BLACKWELL:  No, we...


MATTHEWS:  You‘re not making that claim to be morally superior to the other party? 


What we‘re claiming is that there is a set of rights and wrongs. 

There is a better way of living a good life.

And we expect our leaders to look at public policies and—and advance those public policies that reinforce those good and decent behaviors. 

MATTHEWS:  So, Ken, you‘re not saying—I want to try—this is HARDBALL—so you‘re not saying your party is morally superior to the Democratic Party?  You‘re not saying that?

BLACKWELL:  No, no.  What I‘m saying is that our...


MATTHEWS:  Well, wait a minute.  Are you saying your party is morally superior to the Democratic Party? 

BLACKWELL:  Chris, Chris...

MATTHEWS:  Or answer the question.

BLACKWELL:  Let me tell you—let me tell you what I‘m saying in answer to your question. 

I‘m saying that our party platform has policy positions that we hold dear and that we expect our leaders—leaders to follow.  We think that those—those positions, those policy positions, that platform is a platform that is right for America.  And we wouldn‘t be an opposition party if we didn‘t. 

MATTHEWS:  Well, why can‘t you answer the question?  Is your party morally superior to the other party in the—on the—on the—you know, in the wake of Mark Sanford today, John Ensign last week, the Foley and Craig scandals, are you willing to say that your party is morally superior to the Democrats, or not? 

BLACKWELL:  Well, let me—let me say, I...

MATTHEWS:  You don‘t answer it, do you?

BLACKWELL:  Chris, what I want to do is answer a...


MATTHEWS:  What‘s so hard about this, Ken? 

BLACKWELL:  Let—Chris, Chris, one, what I am saying is that I think that the Republican Party platform and those standards are the—the better platform and the standards that more accurately reflect what will keep America moving into the future as a free and—and good nation.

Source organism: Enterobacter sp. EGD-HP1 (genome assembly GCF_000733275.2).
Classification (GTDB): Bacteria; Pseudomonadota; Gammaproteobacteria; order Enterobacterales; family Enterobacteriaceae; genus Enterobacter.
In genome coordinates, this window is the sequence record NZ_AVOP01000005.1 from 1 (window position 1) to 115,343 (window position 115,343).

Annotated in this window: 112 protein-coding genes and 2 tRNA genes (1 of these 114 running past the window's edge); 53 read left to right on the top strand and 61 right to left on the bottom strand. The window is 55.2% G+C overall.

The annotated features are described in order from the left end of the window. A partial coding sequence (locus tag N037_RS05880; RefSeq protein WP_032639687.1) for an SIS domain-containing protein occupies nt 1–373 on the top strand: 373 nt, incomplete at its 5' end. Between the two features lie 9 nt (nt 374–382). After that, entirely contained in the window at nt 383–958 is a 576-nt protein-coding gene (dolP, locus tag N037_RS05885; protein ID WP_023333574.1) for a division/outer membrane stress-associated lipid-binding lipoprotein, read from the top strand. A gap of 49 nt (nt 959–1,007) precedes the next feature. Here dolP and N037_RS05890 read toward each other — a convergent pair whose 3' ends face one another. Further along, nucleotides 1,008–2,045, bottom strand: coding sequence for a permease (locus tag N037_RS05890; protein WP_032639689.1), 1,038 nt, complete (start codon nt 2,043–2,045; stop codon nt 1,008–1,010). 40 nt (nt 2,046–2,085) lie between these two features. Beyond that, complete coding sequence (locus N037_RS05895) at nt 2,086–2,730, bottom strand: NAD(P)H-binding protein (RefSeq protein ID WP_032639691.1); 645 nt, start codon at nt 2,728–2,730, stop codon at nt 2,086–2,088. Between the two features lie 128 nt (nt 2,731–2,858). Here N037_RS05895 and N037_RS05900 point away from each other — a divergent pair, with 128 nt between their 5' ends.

MATTHEWS:  OK.  But you‘re not—OK, just to make it easy, I will lead the witness.


MATTHEWS:  But you‘re not saying your party, based upon recent—recent evidence, is morally superior to the Democratic Party? 


MATTHEWS:  You‘re not saying that?

BLACKWELL:  No, I‘m not saying that Republicans, as human beings, are morally superior.

MATTHEWS:  OK.  That‘s all I want to get to.  Thank you, sir.

Let me go to Steve McMahon.

Is this fellow handling this thing as best he can, given that it‘s a matter of the heart, I guess, and is he handling it as best he can, or what? 


MATTHEWS:  I mean, that‘s kind of an odd statement, because he‘s obviously got himself in a huge mess here. 

But go ahead.

MCMAHON:  Well—well, first of all...

MATTHEWS:  And got everybody else involved in it.

MCMAHON:  First of all, the one thing that he‘s handling correctly, in my judgment, is something that you mentioned earlier, Chris, which is not dragging his poor wife out there to share in his humiliation. 

I do think, however, it would have been smart for him to think about what he wanted to say before he went out there and just had a rambling news conference, which is a little bit like watching a car accident in slow motion. 

It was—it was painful.  I felt for him.  I didn‘t feel like he was particularly well-served by his staff.  But, then again, why would they want to serve him well, after he‘s apparently lied to them, run out of the country, and made them a laughingstock, as well as himself?

And I‘m not referring now to his personal situation.  I‘m referring to the way he handled it, the way he ran out of the country, and—and came back and said, he went to Argentina to cry. 

I mean, there‘s a—there‘s a line here that he inverted.  It‘s not, don‘t cry for me, Argentina.  I guess it‘s now, go to Argentina and cry. 

MATTHEWS:  Yes, but why do you think he held a press conference?

MCMAHON:  But I don‘t think that the story was very plausible.

MATTHEWS:  Why did he let a press conference, with all those kids behind him laughing like clowns behind him?  It‘s the strange—and they‘re not in this picture, but I watched this picture all afternoon in real time. 

And everybody behind him was giggling and laughing during—during this emotional moment for him. 

MCMAHON:  You know, it was—yes, I don‘t know—I don‘t know why he held the news conference. 

It seems to me, if I had been advising him, what I would have suggested is that he put out a statement which says:  My wife and I separated two weeks ago.  I left the country to—to have some private time, and I—I‘m not going to have any anything further to say about it.  If I—if I have put anybody in a different position, I apologize for that.  I care about the state.  I care about my family.  And I‘m not going to go any further.